Dad of Covington student Nick Sandmann backs Kentucky's anti-doxxing bill in emotional testimony

A Kentucky measure aimed at tackling “doxxing” – the intentional sharing of someone’s private information on the internet – passed a state Senate committee on Wednesday, with the father of a Covington Catholic High School student offering emotional testimony.

Ted Sandmann, father of Nick Sandmann, appeared before the Senate State and Local Government Committee to speak out about how his teen son became the epicenter of a Jan. 18 controversy involving his son, some of his schoolmates and some protesters near the Lincoln Memorial in Washington, D.C.

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“My son, Nicholas Sandmann, was the victim of the most sensational Twitter attack in the history of the internet,” the elder Sandmann said, according to a report by the Courier Journal of Louisville.

“My son, Nicholas Sandmann, was the victim of the most sensational Twitter attack in the history of the internet.” 

— Ted Sandmann, father of Covington Catholic student Nick Sandmann

Nick Sandmann and the Covington students were initially accused of causing a confrontation with an elderly Native American man and taunting him with chants, after a video of the event went viral. But subsequent videos and the students' own statements revealed that they were actually verbally accosted by a group of black street preachers who were shouting racially charged, homophobic insults at them a Native American group.

The father said that “selectively edited” videos of his son’s encounter were shared on Twitter, and drew abusive comments, such as “Have you ever seen a more punchable face than this kid?”

The latter comment -- which remained online early Thursday – was shared by left-wing author and producer Reza Aslan with his nearly 300,000 followers.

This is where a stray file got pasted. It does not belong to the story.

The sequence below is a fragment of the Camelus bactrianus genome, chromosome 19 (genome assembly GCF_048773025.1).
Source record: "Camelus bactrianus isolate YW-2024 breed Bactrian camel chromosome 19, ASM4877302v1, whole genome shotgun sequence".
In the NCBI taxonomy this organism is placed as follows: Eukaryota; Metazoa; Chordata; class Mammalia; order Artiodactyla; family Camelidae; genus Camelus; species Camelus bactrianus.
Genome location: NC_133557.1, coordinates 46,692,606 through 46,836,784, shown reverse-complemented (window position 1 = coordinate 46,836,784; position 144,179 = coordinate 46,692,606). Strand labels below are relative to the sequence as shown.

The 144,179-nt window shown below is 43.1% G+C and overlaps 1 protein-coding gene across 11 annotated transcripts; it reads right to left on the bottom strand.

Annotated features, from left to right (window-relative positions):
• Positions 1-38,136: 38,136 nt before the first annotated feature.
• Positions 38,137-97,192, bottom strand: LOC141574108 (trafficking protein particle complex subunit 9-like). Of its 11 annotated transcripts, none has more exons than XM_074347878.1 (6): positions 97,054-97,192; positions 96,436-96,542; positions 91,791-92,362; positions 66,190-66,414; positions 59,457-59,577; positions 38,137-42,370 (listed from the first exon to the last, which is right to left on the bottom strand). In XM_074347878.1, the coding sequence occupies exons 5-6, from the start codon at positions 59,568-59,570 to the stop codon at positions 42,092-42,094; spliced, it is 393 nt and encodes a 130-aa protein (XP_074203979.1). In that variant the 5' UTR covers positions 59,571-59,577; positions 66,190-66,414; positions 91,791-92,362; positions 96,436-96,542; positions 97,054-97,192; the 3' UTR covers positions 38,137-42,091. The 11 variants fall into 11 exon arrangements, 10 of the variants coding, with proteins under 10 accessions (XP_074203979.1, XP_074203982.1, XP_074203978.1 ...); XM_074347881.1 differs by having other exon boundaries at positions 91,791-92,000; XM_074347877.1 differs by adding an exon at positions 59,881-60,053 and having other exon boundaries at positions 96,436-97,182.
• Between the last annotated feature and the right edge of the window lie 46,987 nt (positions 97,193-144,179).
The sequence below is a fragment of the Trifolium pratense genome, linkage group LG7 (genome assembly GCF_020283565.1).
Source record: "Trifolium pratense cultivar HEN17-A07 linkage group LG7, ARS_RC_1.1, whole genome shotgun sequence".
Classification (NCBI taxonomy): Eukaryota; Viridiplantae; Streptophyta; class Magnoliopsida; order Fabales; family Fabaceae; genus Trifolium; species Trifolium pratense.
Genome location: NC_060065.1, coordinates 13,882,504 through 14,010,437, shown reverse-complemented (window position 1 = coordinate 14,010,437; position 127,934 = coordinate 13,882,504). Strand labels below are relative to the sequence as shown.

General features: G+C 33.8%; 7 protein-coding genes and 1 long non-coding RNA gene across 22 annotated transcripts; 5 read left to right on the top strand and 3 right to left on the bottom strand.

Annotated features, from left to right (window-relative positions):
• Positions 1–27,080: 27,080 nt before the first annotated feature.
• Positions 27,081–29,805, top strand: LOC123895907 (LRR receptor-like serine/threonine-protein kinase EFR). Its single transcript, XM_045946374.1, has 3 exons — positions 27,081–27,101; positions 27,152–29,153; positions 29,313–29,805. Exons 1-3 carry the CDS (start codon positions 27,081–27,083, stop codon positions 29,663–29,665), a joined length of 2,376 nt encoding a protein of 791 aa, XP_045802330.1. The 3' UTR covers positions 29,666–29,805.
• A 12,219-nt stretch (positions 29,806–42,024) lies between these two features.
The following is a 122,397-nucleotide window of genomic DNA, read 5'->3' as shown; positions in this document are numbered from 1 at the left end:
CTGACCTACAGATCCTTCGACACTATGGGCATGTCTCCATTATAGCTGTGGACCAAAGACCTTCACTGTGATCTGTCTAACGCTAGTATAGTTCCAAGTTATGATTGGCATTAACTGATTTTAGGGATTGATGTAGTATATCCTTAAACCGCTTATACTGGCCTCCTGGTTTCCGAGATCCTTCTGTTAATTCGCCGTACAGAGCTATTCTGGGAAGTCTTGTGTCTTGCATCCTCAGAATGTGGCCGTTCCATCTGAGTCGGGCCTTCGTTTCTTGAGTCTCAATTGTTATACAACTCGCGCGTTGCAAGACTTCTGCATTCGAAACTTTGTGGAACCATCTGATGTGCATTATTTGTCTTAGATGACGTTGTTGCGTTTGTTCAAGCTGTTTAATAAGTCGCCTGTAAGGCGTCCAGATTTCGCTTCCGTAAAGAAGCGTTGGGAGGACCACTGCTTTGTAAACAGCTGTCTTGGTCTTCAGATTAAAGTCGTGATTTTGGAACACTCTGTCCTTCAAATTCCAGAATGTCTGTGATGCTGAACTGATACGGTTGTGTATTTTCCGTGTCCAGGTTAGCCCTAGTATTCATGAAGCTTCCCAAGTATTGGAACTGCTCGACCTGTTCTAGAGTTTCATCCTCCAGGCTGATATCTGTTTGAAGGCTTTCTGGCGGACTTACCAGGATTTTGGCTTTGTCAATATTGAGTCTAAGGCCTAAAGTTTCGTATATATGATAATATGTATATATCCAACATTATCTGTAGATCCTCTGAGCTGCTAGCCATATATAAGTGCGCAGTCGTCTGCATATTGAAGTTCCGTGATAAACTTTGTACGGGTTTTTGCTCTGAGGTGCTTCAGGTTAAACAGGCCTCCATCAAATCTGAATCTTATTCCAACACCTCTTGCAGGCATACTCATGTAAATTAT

Ted Sandmann added that due to the incident, his son had to endure online abuse, threats and ridicule.

“It shows how far out-of-control social media has become,” he said.

“It shows how far out-of-control social media has become.”

— Ted Sandmann, father of Covington Catholic student Nick Sandmann

The bill to crack down on doxxing, sponsored by state Republican Sen. Wil Schroder, easily passed the committee, though some lawmakers expressed concern about whether the proposal would overcome free-speech hurdles.

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The measure, according to the Courier Journal, would provide more recourse against people who spread personal information and make threats on the internet.

It would also make a make it illegal to publish personal information online about a minor that could be used to identify someone with the purpose of causing harm, abuse, or making threats.

Under the law, individuals breaking the law would face a misdemeanor charge that could be elevated to a felony if physical harm or financial loss resulted from the actions.

Sandmann said during the hearing that the incident turned the family’s life upside down and affected his innocent son.

“We are still a far way from winning back my son’s reputation,” he said.

Since the Covington controversy, the legal team representing the Sandmann family has sued the Washington Post for $250 million in compensatory and punitive damages for the paper’s coverage of the incident.

Last week, the newspaper published an editor’s note admitting that subsequent information either contradicted or failed to confirm accounts relayed in its initial article.

The editor’s note was slammed by Sandmann’s legal team, which accused the paper of trying to  “whitewash” the encounter. They claimed the Post action was “too little and too late.”

“The Washington Post rushed to claim leadership of a mainstream and social media mob of bullies who falsely attacked, vilified and threatened Nicholas Sandmann, an innocent 16-year-old boy,” a statement posted on the law firm’s website said.

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“The Friday night efforts by the Post to whitewash its wrongdoing were untimely, grossly insufficient and did little more than perpetuate the lies it published – lies that will haunt and adversely impact Nicholas for the rest of his life.”

Fox News’ Brian Flood contributed to this report added.